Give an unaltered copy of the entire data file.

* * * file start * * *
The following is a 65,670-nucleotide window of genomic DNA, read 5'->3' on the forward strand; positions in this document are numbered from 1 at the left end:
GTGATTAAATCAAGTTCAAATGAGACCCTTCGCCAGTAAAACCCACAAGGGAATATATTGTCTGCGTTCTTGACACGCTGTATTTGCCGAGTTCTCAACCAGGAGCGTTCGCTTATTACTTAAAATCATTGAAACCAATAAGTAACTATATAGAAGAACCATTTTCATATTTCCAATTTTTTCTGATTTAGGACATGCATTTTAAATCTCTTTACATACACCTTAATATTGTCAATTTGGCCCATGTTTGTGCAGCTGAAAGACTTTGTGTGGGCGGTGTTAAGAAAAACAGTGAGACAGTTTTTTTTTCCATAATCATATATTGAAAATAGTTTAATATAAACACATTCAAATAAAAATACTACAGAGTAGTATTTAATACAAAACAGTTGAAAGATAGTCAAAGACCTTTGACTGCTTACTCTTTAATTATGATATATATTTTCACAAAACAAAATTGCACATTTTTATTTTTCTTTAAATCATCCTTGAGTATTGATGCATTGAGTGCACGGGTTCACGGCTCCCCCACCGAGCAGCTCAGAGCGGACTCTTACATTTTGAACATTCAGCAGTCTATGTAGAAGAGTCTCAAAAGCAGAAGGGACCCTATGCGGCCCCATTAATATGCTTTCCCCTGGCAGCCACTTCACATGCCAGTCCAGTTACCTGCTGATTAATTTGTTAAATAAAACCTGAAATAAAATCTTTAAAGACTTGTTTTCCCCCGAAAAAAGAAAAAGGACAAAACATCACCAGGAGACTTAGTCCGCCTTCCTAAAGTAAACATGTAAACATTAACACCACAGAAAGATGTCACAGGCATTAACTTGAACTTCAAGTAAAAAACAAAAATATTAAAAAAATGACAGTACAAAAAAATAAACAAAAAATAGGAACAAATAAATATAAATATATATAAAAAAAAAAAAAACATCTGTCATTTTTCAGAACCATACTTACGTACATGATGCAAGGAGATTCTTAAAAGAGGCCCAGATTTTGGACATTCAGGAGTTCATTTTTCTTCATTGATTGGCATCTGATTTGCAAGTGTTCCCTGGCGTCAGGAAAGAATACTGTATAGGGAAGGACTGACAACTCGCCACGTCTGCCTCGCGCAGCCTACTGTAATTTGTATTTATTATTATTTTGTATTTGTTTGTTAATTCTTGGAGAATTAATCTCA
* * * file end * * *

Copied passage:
The following is a 65,670-nucleotide window of genomic DNA, read 5'->3' on the forward strand; positions in this document are numbered from 1 at the left end:
GTGATTAAATCAAGTTCAAATGAGACCCTTCGCCAGTAAAACCCACAAGGGAATATATTGTCTGCGTTCTTGACACGCTGTATTTGCCGAGTTCTCAACCAGGAGCGTTCGCTTATTACTTAAAATCATTGAAACCAATAAGTAACTATATAGAAGAACCATTTTCATATTTCCAATTTTTTCTGATTTAGGACATGCATTTTAAATCTCTTTACATACACCTTAATATTGTCAATTTGGCCCATGTTTGTGCAGCTGAAAGACTTTGTGTGGGCGGTGTTAAGAAAAACAGTGAGACAGTTTTTTTTTCCATAATCATATATTGAAAATAGTTTAATATAAACACATTCAAATAAAAATACTACAGAGTAGTATTTAATACAAAACAGTTGAAAGATAGTCAAAGACCTTTGACTGCTTACTCTTTAATTATGATATATATTTTCACAAAACAAAATTGCACATTTTTATTTTTCTTTAAATCATCCTTGAGTATTGATGCATTGAGTGCACGGGTTCACGGCTCCCCCACCGAGCAGCTCAGAGCGGACTCTTACATTTTGAACATTCAGCAGTCTATGTAGAAGAGTCTCAAAAGCAGAAGGGACCCTATGCGGCCCCATTAATATGCTTTCCCCTGGCAGCCACTTCACATGCCAGTCCAGTTACCTGCTGATTAATTTGTTAAATAAAACCTGAAATAAAATCTTTAAAGACTTGTTTTCCCCCGAAAAAAGAAAAAGGACAAAACATCACCAGGAGACTTAGTCCGCCTTCCTAAAGTAAACATGTAAACATTAACACCACAGAAAGATGTCACAGGCATTAACTTGAACTTCAAGTAAAAAACAAAAATATTAAAAAAATGACAGTACAAAAAAATAAACAAAAAATAGGAACAAATAAATATAAATATATATAAAAAAAAAAAAAACATCTGTCATTTTTCAGAACCATACTTACGTACATGATGCAAGGAGATTCTTAAAAGAGGCCCAGATTTTGGACATTCAGGAGTTCATTTTTCTTCATTGATTGGCATCTGATTTGCAAGTGTTCCCTGGCGTCAGGAAAGAATACTGTATAGGGAAGGACTGACAACTCGCCACGTCTGCCTCGCGCAGCCTACTGTAATTTGTATTTATTATTATTTTGTATTTGTTTGTTAATTCTTGGAGAATTAATCTCA